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IDC analyst Part 2: How to make multi-cloud work for government

- May 21, 2018 - 0 Comments

Guest Blogger: Adelaide O’Brien, Research Director, Government Digital Transformation Strategies at IDC

Adelaide O'Brien IDC

Through her work at IDC, Adelaide drives better understanding of the full scope of efforts needed for digital transformation. This includes focusing on innovative technologies like Big Data, AI, cognitive, and cloud in the context of government. Her research includes threats and opportunities facing government ecosystems in leveraging agency information as a critical asset, allowing stakeholders to make better decisions, providing better services and experiences for constituents, and reacting in real time to limit liabilities and manage risks.

This is the second in a two-part series addressing how to make multi-cloud work for government, covering hyper-converged infrastructure (HCI) as an iterative step beyond converged infrastructure. Read part one here.

How multi-cloud can benefit government

Government entities at all levels are challenged with making operations more responsive and effective. Today for many agencies, the question isn’t whether to move to cloud, but what services can be deployed more efficiently via cloud versus traditional IT. Moreover, the cloud service should provide the agency with additional capabilities to better serve citizens with less internal cost and fewer resources.

By transforming infrastructure in a way that avoids disruption to the agency, IT can address government’s most pressing challenges while planning and preparing for future deployment of workloads to cloud. On their path to becoming cloud enabled, a foundation of digital transformation, agencies should strategically plan for the “best fit” mix of hybrid IT — that is, traditional IT, private cloud (in government facilities or hosted or managed by commercial service providers and systems integrators), and public cloud, all of which will be utilized by agencies in the near term. This approach allows agencies to integrate new technologies where needed and maintain legacy systems where appropriate.

And, while a hybrid approach allows agencies to match applications with appropriate IT environments, it is important that speed of delivery and uptime are not compromised. Therefore, Hybrid IT increases the need for a single view into infrastructure and applications, assurance across the entire environment (private, public, and on- premise environments), and the need for predictive analytics and dashboards to ensure rapid and proactive remediation. An additional challenge is the complexity of managing a hybrid system with ever increasing software applications, many not authorized by IT.

Optimizing IT using automation and analytics

Automation and analytics are key enablers of providing enhanced citizen service while optimizing IT environments. The value of automation in the deployment of software applications in physical, virtual, and cloud environments is reduced complexity, and increased agility in fault management, detection, reporting and notification. IT operations analytics is important to an organization’s cloud performance as it can monitor infrastructure capacity, security and compliance, and customer service. Analytics provides value to software performance by enhancing visibility and control via trending anomaly detection, KPI management, as well as recommending preemptive and predictive actions for better performance.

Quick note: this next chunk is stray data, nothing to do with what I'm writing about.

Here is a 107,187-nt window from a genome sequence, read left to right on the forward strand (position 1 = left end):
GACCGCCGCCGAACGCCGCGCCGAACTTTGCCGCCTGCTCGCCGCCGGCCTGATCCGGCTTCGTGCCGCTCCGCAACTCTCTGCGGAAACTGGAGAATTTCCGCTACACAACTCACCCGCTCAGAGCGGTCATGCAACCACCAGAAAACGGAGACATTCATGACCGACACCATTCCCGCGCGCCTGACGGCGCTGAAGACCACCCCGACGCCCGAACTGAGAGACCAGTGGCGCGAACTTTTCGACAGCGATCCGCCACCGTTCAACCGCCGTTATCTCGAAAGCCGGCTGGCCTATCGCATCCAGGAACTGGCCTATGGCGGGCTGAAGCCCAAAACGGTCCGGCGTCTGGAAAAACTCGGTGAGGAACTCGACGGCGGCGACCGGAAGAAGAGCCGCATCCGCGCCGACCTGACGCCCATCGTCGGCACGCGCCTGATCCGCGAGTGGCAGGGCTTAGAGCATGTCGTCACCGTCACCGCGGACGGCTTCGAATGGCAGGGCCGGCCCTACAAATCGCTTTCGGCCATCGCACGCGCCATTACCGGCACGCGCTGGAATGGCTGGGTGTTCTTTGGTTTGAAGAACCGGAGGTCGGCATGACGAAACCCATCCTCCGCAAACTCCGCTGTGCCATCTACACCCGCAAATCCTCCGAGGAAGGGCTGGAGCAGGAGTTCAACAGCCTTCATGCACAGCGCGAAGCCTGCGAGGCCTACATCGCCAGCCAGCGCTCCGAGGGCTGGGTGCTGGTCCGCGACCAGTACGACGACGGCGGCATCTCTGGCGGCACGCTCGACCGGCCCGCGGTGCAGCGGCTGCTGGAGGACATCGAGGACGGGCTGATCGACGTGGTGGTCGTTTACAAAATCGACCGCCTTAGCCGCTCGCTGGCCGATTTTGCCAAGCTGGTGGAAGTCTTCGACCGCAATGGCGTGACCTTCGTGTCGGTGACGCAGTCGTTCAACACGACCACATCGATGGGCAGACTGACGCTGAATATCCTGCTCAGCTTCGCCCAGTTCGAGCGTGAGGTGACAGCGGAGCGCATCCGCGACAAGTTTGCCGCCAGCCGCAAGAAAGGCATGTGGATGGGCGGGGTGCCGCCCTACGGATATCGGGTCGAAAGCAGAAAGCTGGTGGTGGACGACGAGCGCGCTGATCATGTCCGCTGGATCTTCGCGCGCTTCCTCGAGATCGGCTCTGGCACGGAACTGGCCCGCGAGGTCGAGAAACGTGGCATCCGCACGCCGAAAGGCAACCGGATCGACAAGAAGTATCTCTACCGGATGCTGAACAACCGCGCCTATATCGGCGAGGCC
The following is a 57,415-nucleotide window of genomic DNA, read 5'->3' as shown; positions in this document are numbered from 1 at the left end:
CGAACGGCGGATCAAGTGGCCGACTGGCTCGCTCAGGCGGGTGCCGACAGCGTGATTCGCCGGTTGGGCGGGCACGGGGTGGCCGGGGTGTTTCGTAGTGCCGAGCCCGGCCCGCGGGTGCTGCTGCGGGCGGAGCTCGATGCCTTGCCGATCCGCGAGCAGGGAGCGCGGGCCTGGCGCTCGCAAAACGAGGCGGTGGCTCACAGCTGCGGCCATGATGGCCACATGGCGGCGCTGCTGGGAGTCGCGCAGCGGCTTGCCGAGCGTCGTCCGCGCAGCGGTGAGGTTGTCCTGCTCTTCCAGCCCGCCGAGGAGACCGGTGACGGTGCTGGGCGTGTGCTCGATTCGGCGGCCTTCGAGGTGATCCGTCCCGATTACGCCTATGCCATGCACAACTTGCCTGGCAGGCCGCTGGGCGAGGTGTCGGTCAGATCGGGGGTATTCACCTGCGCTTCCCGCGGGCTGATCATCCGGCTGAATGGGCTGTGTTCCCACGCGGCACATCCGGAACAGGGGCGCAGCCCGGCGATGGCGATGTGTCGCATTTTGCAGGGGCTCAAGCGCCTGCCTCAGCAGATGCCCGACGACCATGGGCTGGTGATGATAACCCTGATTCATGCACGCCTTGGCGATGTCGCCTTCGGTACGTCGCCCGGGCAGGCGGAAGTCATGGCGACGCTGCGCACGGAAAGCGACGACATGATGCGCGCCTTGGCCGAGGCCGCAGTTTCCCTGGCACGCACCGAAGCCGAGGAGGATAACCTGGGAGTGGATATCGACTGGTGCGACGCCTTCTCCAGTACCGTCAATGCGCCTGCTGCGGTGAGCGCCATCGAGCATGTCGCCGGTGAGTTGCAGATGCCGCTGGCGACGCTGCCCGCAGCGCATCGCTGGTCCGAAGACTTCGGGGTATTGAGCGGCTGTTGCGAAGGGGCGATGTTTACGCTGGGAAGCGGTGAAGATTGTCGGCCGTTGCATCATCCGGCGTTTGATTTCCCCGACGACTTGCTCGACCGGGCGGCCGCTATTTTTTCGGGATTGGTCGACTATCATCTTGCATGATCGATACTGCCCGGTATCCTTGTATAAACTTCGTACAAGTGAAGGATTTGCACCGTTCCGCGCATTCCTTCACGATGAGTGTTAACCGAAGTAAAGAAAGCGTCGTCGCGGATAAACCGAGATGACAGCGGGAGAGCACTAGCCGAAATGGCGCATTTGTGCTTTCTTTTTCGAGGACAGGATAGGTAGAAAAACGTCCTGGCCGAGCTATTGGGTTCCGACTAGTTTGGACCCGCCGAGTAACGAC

The ability to scale up cloud management environments, particularly in support of hybrid ecosystems, will require significant use of automation and analytics, and integrating automation and analytics enables automatically adjusting infrastructure supply to the fluctuation of application demands, and provides exponential value such as:

  • Provides visibility into and knowledge about the performance, relationship, and interdependency of agency software applications.
  • Indicates compliance with agency policies of the applications deployed throughout the system, and provides the ability to expose vulnerabilities inherent in software applications.
  • Recommends specific actions that can optimize performance such as removing poor performing apps, identifying and removing those with security risks, and moving a workload to enhance the performance of all workloads and safely drive up utilization and density.
  • Safely increases performance and workload densities for better efficiency through end-user monitoring, and resizing or scaling resources up or down according to the workload demand.

Taking it to the next level: Hyper-converged infrastructure

As government organizations continue to invest in strengthening and optimizing their hybrid ecosystem, they should consider taking convergence to the next level via hyper-converged infrastructure [link to first blog], and consider an integrated automation and analytics approach to maximize service performance across their hybrid ecosystem.

To learn more, read the IDC Analyst Connection paper, Maximizing the Value of Cloud in Government Transformation.

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